Tuesday, September 26, 2017

"Social Media & The Internet Make It Harder To Be Unfriendly"

When it comes to aging in place solutions, the client is interested in results. To that end, it doesn't really matter (on paper) if we are pleasant to work with or not as long as we can deliver what we promised and the client wants.

But why should it come down to this? We need to be friendly and approachable. Our clients need to feel that they can call us and we will take the call as if it is not interrupting anything - even though it might be. They need to feel they can stop us in the middle of doing something - as long as there is no risk of injury to anyone or having something installed incorrectly because we stopped in the middle of a process - and ask us a question. That's being approachable and that's showing a true interest in communicating.

Contrast this with a matter-of-fact, all-business demeanor where we get the job done and the client is quite happy with the results but they did not feel they could approach or talk to us without being chided for interrupting.This is not the way to spend their money (or funds allocated to them through a third party), in their home, and for their benefit. They have every right and expectation to oversee the work and to participate.

We may have to learn to smile more and to look like we are enjoying ourselves. It truly shows, and with social media posts - which need to be used if they aren't currently a part of the marketing message - and websites, it immediately comes across if we are faking it. The client, our referring professionals, and our strategic partners need to see someone who is engaging, enjoying life, genuinely interested in serving our clients, and not taking ourselves too seriously.

We must be more than just professional in our approach and the work we provide. Our clients need to feel that we are sensitive to them and to preserving and respecting their home and what it represents to them emotionally. They need to be able to speak to us freely and not get the impression that we don't like to be approached or interrupted. We are there to serve them.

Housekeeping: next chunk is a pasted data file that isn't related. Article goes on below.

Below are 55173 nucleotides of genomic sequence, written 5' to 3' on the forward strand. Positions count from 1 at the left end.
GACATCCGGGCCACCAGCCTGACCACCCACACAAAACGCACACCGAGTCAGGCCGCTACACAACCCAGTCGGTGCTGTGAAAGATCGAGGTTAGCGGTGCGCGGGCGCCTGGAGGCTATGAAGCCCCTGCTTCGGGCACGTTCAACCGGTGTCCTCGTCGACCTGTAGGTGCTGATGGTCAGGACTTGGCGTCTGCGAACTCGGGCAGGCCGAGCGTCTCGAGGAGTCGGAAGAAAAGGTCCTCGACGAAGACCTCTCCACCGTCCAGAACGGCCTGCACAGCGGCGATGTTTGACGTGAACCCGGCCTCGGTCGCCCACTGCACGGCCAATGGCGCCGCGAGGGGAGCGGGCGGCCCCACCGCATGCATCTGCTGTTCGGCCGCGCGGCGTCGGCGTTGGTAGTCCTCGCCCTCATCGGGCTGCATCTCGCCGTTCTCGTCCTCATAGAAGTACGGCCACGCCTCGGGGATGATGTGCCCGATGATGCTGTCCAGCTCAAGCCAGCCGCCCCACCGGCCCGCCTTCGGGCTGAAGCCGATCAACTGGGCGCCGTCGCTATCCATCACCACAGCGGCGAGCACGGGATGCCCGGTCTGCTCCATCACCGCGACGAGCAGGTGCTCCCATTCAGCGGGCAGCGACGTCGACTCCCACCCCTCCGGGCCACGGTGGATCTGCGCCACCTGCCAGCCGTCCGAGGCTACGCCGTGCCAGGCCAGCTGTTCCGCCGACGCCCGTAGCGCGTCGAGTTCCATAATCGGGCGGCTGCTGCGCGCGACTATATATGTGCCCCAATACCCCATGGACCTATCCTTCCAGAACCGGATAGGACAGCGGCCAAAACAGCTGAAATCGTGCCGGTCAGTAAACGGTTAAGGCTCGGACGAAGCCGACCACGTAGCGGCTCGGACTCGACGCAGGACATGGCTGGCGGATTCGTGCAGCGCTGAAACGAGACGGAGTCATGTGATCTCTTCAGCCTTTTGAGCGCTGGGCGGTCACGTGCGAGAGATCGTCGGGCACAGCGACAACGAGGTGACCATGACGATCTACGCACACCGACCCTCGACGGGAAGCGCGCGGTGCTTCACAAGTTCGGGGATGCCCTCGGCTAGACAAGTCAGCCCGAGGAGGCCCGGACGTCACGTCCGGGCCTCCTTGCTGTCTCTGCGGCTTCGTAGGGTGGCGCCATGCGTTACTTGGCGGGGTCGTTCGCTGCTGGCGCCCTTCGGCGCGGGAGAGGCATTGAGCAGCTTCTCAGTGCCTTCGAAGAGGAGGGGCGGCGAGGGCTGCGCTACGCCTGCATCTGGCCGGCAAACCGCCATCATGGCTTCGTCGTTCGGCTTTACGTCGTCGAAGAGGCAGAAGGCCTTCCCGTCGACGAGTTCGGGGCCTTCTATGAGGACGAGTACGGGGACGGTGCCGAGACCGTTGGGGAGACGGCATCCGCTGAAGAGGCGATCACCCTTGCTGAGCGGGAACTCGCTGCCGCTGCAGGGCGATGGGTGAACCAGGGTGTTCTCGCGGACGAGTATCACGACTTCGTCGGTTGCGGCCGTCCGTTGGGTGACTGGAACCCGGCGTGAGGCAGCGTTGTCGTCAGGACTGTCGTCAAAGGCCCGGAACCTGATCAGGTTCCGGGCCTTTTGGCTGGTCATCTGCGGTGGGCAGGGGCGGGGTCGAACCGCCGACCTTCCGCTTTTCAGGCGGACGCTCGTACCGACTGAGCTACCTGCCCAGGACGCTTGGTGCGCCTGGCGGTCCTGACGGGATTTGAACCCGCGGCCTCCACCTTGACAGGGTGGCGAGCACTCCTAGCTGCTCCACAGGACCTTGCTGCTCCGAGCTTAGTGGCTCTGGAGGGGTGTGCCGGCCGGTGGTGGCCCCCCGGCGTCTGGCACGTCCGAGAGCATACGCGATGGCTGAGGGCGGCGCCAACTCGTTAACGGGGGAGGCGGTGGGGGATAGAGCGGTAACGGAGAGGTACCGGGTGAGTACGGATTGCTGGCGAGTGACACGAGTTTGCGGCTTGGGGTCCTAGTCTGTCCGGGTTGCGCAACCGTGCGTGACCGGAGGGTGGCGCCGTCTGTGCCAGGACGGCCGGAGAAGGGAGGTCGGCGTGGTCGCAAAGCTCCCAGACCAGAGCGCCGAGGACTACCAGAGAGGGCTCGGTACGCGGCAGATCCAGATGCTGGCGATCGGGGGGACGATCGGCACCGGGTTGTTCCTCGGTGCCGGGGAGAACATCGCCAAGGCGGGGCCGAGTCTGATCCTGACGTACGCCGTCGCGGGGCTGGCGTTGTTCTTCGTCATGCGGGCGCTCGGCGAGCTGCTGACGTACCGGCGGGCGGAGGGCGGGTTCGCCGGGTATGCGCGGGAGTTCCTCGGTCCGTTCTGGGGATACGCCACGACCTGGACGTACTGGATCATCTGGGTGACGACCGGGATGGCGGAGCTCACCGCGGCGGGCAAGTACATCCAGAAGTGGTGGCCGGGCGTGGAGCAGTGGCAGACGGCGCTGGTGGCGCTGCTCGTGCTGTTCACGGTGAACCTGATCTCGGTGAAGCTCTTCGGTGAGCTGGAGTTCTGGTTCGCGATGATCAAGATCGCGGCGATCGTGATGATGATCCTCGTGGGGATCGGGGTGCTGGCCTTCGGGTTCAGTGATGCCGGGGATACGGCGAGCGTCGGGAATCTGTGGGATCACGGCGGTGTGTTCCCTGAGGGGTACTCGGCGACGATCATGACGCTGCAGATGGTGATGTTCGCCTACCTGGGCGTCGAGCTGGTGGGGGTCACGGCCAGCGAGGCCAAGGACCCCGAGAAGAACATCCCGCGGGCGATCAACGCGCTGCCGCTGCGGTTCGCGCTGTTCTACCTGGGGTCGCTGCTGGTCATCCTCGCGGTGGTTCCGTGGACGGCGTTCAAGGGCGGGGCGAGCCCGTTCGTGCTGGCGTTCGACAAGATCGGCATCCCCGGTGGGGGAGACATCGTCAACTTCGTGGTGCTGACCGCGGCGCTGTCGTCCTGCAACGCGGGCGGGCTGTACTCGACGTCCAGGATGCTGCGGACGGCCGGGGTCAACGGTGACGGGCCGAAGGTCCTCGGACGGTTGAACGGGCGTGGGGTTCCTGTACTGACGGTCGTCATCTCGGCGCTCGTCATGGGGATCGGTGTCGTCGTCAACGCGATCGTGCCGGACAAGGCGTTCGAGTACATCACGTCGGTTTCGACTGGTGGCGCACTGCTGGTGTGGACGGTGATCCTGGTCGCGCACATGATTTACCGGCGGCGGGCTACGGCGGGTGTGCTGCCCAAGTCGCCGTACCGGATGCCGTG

All of us have moments – or days – when we feel less than 100%.  However, the mark of a true professional is being able to give the customer a 100%, all-out performance at all times. Our distractions or personal issues are irrelevant to serving their needs. We have to relate to our customers in a genuine, friendly way. They can't detect any insincerity from us or lack of commitment to the overall effort.

It's our attitude, demeanor, speech, posture, and the rest of the total package that our customers and clients are using to evaluate how willing we are to serve them. Knowledge, skill set, and ability are secondary to how they think they will relate to us and how they think they might like working with us or having us in their home.

After they meet us and get to know us in person, they may like us and see how approachable and engaging we are, but we may never get to this point if our social media and online persona is such that we don't convey this. Not all of our clients are going to personally experience our online presence but many are, Even for those older clients who may not have internet or computer access, their children likely do.

We just need to remember that people are watching us and forming opinions about us whether they are seeing us in-person or online. We can't afford to let down our guard or be anything less than ready to create a good impression for potential clients or those who might refer us to their friends or neighbors.

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Steve HoffackerCAPS, CEAC, SHSS, is a licensed Certified Aging In Place Specialist - Master Instructor and best-selling author of aging in place books. To learn about this and other programs for aging-in-place or universal design, visit stevehoffacker.com or call 561-685-5555. Also, check out the "Aging & Accessibility" groups on Facebook and LinkedIn.